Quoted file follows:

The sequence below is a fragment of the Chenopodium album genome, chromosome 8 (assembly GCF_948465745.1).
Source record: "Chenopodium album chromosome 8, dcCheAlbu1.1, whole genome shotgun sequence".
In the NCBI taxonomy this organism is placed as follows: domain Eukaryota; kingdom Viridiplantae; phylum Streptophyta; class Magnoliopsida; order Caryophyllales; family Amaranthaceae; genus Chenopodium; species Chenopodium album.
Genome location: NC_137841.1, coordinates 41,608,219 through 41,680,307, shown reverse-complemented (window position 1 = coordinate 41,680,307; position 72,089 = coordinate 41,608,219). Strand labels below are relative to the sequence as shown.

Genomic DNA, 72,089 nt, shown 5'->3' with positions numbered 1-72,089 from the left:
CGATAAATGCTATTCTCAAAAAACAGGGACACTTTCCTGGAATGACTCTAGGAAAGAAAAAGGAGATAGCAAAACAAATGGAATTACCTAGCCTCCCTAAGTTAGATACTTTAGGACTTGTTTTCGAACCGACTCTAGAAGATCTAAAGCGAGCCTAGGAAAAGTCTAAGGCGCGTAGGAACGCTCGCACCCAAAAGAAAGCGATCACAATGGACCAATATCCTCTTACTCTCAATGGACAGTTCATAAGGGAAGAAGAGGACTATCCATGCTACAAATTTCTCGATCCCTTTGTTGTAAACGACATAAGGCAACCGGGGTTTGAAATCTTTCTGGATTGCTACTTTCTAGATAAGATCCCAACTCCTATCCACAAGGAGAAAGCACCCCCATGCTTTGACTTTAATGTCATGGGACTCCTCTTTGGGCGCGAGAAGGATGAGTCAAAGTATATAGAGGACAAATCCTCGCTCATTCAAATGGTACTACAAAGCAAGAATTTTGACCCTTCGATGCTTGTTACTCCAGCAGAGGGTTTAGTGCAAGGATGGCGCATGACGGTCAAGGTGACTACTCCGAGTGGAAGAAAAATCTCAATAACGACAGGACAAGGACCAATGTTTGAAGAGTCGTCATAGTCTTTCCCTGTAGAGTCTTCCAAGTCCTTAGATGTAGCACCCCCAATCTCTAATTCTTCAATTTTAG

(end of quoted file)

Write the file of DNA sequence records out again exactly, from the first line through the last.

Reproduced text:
The sequence below is a fragment of the Chenopodium album genome, chromosome 8 (assembly GCF_948465745.1).
Source record: "Chenopodium album chromosome 8, dcCheAlbu1.1, whole genome shotgun sequence".
In the NCBI taxonomy this organism is placed as follows: domain Eukaryota; kingdom Viridiplantae; phylum Streptophyta; class Magnoliopsida; order Caryophyllales; family Amaranthaceae; genus Chenopodium; species Chenopodium album.
Genome location: NC_137841.1, coordinates 41,608,219 through 41,680,307, shown reverse-complemented (window position 1 = coordinate 41,680,307; position 72,089 = coordinate 41,608,219). Strand labels below are relative to the sequence as shown.

Genomic DNA, 72,089 nt, shown 5'->3' with positions numbered 1-72,089 from the left:
CGATAAATGCTATTCTCAAAAAACAGGGACACTTTCCTGGAATGACTCTAGGAAAGAAAAAGGAGATAGCAAAACAAATGGAATTACCTAGCCTCCCTAAGTTAGATACTTTAGGACTTGTTTTCGAACCGACTCTAGAAGATCTAAAGCGAGCCTAGGAAAAGTCTAAGGCGCGTAGGAACGCTCGCACCCAAAAGAAAGCGATCACAATGGACCAATATCCTCTTACTCTCAATGGACAGTTCATAAGGGAAGAAGAGGACTATCCATGCTACAAATTTCTCGATCCCTTTGTTGTAAACGACATAAGGCAACCGGGGTTTGAAATCTTTCTGGATTGCTACTTTCTAGATAAGATCCCAACTCCTATCCACAAGGAGAAAGCACCCCCATGCTTTGACTTTAATGTCATGGGACTCCTCTTTGGGCGCGAGAAGGATGAGTCAAAGTATATAGAGGACAAATCCTCGCTCATTCAAATGGTACTACAAAGCAAGAATTTTGACCCTTCGATGCTTGTTACTCCAGCAGAGGGTTTAGTGCAAGGATGGCGCATGACGGTCAAGGTGACTACTCCGAGTGGAAGAAAAATCTCAATAACGACAGGACAAGGACCAATGTTTGAAGAGTCGTCATAGTCTTTCCCTGTAGAGTCTTCCAAGTCCTTAGATGTAGCACCCCCAATCTCTAATTCTTCAATTTTAG